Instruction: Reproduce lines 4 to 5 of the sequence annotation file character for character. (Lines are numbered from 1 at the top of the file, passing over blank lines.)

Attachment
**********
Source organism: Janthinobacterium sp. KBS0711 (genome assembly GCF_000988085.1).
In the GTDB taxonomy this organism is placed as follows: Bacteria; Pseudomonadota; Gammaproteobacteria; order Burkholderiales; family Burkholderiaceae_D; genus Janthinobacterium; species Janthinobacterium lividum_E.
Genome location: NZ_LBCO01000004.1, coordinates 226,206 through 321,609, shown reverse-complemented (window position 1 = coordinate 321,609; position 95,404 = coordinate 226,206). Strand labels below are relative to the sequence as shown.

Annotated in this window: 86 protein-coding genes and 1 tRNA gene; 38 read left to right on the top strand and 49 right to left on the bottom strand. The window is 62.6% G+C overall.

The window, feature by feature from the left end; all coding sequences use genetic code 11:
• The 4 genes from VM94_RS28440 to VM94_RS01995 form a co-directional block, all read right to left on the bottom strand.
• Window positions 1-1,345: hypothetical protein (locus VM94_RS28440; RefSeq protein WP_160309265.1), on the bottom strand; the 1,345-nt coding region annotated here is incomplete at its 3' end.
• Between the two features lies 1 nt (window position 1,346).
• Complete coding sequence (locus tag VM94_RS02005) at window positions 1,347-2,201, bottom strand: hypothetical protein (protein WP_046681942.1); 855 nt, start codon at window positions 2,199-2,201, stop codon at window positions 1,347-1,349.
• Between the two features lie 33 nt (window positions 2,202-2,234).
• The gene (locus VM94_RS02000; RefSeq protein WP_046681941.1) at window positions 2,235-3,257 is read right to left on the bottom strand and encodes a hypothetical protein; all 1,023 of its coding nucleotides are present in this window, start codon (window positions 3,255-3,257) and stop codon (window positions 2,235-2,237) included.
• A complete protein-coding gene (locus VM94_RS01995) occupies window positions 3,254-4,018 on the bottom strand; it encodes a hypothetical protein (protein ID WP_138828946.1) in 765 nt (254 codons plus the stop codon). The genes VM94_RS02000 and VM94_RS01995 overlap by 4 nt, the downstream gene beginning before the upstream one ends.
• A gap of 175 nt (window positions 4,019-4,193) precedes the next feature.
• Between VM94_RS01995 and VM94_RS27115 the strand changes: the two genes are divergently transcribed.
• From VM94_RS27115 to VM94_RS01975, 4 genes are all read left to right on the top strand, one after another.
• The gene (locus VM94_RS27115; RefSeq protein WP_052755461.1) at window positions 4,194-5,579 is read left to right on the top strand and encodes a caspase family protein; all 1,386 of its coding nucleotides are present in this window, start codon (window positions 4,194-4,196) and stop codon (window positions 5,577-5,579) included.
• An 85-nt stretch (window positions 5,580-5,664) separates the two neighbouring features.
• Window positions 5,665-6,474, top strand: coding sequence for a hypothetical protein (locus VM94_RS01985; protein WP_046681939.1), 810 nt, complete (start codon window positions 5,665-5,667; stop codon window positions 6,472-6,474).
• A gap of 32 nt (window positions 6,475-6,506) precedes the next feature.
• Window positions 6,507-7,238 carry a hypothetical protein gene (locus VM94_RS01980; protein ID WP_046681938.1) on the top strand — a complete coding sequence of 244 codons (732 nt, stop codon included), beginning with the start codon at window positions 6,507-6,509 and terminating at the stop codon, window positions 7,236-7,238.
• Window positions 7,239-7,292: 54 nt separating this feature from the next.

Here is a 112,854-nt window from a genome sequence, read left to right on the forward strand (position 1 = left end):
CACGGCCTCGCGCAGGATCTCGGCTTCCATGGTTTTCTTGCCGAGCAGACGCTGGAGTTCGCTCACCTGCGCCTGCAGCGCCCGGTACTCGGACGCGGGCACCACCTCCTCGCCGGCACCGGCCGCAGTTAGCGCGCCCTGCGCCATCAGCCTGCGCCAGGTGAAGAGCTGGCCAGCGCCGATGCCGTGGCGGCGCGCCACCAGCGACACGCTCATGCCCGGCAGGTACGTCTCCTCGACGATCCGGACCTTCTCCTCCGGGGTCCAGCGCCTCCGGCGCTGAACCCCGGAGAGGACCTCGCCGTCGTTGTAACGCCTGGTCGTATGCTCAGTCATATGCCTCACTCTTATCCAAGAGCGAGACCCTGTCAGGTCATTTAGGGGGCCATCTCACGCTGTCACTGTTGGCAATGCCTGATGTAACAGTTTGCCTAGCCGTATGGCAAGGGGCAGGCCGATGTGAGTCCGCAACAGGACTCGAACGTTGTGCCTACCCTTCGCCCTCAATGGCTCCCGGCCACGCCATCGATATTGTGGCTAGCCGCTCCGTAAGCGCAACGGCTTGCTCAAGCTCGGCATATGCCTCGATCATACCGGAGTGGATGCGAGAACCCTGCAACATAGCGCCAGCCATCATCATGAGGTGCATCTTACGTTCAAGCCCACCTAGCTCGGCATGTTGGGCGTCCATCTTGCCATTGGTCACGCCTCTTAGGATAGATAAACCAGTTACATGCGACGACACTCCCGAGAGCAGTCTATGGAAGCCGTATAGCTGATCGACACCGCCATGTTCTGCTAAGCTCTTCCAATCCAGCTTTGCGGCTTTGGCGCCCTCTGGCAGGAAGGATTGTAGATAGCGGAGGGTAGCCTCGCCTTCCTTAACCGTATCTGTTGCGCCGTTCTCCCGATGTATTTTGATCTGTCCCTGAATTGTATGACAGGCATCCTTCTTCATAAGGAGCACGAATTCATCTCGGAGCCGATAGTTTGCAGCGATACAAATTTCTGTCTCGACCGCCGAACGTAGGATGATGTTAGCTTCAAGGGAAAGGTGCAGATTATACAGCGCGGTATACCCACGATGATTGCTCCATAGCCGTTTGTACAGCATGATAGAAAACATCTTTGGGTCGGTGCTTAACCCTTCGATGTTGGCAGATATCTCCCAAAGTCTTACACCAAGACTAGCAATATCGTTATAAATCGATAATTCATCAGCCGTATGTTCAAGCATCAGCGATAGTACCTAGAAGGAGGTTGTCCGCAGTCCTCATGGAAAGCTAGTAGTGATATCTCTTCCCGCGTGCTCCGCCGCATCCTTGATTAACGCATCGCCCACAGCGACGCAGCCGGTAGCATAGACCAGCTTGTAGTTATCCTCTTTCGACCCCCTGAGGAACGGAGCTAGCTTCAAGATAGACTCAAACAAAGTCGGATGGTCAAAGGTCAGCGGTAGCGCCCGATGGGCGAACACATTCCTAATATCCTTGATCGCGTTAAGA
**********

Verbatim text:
Annotated in this window: 86 protein-coding genes and 1 tRNA gene; 38 read left to right on the top strand and 49 right to left on the bottom strand. The window is 62.6% G+C overall.

The window, feature by feature from the left end; all coding sequences use genetic code 11: